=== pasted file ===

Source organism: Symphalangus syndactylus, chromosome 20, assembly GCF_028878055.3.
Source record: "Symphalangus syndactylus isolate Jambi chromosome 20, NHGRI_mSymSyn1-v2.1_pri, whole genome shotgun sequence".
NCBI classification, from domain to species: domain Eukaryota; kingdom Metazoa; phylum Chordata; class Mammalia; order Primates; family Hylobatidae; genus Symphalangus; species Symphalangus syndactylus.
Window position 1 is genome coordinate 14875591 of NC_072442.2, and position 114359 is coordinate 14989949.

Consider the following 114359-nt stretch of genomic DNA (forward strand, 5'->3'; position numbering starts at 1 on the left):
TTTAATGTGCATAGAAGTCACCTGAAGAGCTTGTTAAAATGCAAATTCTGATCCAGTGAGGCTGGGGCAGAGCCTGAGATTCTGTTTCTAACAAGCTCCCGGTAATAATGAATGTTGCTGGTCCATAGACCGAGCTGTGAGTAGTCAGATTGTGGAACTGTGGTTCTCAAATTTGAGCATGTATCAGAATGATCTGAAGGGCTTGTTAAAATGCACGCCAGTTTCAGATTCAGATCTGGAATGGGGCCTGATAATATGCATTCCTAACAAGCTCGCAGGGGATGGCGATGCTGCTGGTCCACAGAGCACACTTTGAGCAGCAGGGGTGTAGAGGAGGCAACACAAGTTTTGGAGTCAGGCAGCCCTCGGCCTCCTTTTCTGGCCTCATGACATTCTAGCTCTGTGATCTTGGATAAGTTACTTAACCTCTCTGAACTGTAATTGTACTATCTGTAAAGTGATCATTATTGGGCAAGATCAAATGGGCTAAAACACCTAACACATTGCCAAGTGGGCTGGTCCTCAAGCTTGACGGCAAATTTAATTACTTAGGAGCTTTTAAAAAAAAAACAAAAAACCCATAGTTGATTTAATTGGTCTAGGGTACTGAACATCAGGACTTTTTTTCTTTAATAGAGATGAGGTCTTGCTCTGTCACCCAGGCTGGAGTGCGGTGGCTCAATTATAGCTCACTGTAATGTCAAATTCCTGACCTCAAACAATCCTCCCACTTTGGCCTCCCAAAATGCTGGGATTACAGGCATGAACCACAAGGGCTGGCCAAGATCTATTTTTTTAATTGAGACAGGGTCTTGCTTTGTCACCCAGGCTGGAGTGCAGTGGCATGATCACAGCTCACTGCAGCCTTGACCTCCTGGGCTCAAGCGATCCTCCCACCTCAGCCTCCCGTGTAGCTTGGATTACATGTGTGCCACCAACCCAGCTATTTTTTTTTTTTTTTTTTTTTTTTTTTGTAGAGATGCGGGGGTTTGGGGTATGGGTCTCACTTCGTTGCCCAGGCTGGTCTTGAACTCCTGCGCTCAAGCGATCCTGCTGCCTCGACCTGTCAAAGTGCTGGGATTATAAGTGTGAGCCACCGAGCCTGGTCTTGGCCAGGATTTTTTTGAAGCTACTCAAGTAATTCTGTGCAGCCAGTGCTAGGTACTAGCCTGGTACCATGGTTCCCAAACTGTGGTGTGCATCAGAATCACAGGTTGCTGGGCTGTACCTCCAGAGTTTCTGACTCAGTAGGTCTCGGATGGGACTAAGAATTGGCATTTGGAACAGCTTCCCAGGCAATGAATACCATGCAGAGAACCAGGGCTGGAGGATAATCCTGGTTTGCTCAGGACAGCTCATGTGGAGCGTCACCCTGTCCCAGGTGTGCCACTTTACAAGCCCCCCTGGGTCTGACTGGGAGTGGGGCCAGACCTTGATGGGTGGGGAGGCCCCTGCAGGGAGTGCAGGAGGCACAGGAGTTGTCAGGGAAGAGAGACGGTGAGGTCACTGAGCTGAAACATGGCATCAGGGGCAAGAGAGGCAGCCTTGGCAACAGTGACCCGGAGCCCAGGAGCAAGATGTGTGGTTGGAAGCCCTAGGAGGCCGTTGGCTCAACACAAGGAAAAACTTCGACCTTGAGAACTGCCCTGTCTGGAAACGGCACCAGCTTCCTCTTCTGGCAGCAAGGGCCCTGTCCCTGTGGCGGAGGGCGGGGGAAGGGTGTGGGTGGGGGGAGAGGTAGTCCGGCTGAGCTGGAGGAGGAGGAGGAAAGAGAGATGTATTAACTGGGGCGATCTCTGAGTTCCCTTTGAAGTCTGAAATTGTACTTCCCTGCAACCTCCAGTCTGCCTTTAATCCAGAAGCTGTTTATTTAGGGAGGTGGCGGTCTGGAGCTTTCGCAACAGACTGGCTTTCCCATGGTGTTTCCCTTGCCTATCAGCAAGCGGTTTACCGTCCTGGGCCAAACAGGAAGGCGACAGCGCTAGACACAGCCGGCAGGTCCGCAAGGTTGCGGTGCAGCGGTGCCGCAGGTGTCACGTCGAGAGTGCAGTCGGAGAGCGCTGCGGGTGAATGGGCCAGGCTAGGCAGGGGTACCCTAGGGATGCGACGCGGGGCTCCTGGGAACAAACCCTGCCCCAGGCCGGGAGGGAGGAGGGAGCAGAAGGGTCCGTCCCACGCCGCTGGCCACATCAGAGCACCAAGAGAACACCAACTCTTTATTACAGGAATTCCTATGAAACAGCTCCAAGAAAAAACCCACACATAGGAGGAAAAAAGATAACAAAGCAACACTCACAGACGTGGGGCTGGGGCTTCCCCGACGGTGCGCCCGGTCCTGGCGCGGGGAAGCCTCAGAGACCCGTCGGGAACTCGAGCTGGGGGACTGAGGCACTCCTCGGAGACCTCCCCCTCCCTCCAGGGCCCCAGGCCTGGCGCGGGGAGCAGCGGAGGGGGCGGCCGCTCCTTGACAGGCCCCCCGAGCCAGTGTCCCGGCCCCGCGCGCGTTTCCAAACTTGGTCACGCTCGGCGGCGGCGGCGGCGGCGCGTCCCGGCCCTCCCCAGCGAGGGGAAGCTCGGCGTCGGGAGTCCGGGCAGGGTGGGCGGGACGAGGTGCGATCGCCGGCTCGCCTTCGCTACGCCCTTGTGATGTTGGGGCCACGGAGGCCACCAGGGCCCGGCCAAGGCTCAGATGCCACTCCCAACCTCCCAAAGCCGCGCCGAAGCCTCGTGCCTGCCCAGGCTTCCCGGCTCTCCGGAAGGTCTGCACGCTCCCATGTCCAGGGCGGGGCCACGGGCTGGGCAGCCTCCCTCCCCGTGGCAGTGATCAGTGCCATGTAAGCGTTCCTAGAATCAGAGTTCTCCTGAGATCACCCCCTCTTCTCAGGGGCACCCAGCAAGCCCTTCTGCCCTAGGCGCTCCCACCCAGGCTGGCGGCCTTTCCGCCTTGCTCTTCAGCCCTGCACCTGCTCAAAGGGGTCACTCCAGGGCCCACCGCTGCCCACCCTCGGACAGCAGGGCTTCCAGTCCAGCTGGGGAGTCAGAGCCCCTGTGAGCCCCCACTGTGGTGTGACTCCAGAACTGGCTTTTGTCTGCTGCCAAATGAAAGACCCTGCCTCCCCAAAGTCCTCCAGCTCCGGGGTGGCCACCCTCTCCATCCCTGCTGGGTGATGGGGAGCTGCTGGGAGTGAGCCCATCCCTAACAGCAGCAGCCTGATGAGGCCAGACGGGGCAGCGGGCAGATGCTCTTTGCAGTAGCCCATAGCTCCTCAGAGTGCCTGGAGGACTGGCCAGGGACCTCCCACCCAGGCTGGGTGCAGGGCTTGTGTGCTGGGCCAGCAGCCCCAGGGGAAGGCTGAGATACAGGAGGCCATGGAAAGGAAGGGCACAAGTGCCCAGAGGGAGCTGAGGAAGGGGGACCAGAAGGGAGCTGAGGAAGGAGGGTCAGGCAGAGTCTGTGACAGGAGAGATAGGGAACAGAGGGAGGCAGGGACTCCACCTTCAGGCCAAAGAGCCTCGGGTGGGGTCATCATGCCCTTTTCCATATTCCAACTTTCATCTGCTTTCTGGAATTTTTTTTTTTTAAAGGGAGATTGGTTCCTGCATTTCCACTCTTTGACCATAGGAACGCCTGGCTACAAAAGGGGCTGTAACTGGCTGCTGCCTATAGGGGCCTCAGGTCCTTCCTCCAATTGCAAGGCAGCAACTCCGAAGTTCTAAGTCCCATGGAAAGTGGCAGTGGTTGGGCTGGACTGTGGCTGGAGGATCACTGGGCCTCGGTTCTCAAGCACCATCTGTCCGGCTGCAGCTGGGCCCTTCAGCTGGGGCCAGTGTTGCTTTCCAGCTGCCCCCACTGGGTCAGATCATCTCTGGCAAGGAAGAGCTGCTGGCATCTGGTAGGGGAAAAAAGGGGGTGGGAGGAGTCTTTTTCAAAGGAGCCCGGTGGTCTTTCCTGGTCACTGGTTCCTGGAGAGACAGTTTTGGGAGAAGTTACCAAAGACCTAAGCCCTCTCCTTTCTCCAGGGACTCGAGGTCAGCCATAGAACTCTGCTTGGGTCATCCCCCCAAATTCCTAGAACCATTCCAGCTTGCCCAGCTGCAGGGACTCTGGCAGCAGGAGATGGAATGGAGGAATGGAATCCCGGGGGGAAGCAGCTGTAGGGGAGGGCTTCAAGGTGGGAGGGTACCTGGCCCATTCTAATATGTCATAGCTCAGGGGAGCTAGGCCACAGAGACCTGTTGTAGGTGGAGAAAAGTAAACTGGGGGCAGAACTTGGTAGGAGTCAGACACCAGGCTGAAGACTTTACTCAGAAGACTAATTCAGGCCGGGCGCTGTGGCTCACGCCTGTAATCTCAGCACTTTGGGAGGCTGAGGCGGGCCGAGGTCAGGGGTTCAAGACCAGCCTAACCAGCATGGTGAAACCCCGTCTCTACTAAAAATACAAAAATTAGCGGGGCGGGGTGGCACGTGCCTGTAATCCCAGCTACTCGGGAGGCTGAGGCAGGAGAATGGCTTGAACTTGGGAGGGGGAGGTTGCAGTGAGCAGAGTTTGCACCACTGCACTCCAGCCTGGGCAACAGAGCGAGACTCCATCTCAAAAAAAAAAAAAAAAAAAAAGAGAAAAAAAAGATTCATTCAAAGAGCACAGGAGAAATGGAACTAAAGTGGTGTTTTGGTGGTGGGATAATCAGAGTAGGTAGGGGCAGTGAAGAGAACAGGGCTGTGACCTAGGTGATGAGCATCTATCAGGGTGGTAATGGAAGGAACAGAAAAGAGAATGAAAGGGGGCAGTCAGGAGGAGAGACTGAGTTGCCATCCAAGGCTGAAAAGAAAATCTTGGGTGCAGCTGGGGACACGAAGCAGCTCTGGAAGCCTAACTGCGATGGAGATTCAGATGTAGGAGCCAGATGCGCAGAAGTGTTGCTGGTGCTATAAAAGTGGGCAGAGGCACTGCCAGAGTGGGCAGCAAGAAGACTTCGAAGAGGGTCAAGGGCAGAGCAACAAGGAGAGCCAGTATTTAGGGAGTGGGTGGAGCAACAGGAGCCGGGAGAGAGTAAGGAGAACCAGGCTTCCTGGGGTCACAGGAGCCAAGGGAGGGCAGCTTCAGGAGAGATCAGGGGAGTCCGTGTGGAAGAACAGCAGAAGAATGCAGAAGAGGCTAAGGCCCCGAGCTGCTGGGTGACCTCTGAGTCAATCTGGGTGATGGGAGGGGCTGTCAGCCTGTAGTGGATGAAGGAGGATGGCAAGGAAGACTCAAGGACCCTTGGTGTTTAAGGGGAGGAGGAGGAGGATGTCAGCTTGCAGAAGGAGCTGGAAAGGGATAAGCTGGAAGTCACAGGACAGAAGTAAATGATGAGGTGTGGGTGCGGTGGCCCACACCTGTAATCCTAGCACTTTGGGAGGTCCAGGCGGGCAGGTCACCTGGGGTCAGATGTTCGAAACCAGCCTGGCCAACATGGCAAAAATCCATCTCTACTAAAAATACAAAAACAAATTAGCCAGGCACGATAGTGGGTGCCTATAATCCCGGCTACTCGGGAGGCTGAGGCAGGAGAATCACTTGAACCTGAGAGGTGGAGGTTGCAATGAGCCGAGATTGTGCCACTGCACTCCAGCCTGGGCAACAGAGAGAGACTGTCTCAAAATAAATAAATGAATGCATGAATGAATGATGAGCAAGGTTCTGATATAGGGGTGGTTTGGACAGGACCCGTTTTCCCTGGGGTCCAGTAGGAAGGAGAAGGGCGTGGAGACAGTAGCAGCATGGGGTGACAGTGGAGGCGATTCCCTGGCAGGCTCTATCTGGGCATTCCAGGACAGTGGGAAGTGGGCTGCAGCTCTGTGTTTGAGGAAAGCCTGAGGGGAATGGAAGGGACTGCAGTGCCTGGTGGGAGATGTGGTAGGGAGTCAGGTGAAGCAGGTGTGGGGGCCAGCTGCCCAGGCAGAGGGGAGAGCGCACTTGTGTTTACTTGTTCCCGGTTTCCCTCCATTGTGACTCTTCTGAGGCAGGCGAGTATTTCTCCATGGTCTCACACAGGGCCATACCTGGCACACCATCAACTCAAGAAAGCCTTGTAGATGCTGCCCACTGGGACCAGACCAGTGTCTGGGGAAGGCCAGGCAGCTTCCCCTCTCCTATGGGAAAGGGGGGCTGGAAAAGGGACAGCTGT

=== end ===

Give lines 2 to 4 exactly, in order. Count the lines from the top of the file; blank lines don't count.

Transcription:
Source record: "Symphalangus syndactylus isolate Jambi chromosome 20, NHGRI_mSymSyn1-v2.1_pri, whole genome shotgun sequence".
NCBI classification, from domain to species: domain Eukaryota; kingdom Metazoa; phylum Chordata; class Mammalia; order Primates; family Hylobatidae; genus Symphalangus; species Symphalangus syndactylus.
Window position 1 is genome coordinate 14875591 of NC_072442.2, and position 114359 is coordinate 14989949.